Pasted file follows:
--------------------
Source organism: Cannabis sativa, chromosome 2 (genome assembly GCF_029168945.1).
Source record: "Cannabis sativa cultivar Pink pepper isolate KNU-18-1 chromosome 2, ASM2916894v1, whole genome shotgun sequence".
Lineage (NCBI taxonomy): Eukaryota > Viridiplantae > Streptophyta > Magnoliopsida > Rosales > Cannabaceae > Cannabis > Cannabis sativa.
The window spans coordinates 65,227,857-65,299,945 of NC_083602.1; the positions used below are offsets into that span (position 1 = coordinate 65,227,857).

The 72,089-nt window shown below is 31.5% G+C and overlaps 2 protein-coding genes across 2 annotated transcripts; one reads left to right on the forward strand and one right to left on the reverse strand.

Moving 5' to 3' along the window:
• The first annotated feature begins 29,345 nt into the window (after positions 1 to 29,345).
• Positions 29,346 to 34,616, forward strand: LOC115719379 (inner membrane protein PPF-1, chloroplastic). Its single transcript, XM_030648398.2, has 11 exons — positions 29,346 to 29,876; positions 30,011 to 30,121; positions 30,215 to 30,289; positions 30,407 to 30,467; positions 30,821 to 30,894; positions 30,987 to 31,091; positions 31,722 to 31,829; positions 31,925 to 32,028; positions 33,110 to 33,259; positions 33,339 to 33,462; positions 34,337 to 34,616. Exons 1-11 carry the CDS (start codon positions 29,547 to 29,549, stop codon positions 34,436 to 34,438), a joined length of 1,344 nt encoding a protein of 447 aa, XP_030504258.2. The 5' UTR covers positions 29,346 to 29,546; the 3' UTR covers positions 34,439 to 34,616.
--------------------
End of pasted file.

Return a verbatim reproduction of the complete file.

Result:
Source organism: Cannabis sativa, chromosome 2 (genome assembly GCF_029168945.1).
Source record: "Cannabis sativa cultivar Pink pepper isolate KNU-18-1 chromosome 2, ASM2916894v1, whole genome shotgun sequence".
Lineage (NCBI taxonomy): Eukaryota > Viridiplantae > Streptophyta > Magnoliopsida > Rosales > Cannabaceae > Cannabis > Cannabis sativa.
The window spans coordinates 65,227,857-65,299,945 of NC_083602.1; the positions used below are offsets into that span (position 1 = coordinate 65,227,857).

The 72,089-nt window shown below is 31.5% G+C and overlaps 2 protein-coding genes across 2 annotated transcripts; one reads left to right on the forward strand and one right to left on the reverse strand.

Moving 5' to 3' along the window:
• The first annotated feature begins 29,345 nt into the window (after positions 1 to 29,345).
• Positions 29,346 to 34,616, forward strand: LOC115719379 (inner membrane protein PPF-1, chloroplastic). Its single transcript, XM_030648398.2, has 11 exons — positions 29,346 to 29,876; positions 30,011 to 30,121; positions 30,215 to 30,289; positions 30,407 to 30,467; positions 30,821 to 30,894; positions 30,987 to 31,091; positions 31,722 to 31,829; positions 31,925 to 32,028; positions 33,110 to 33,259; positions 33,339 to 33,462; positions 34,337 to 34,616. Exons 1-11 carry the CDS (start codon positions 29,547 to 29,549, stop codon positions 34,436 to 34,438), a joined length of 1,344 nt encoding a protein of 447 aa, XP_030504258.2. The 5' UTR covers positions 29,346 to 29,546; the 3' UTR covers positions 34,439 to 34,616.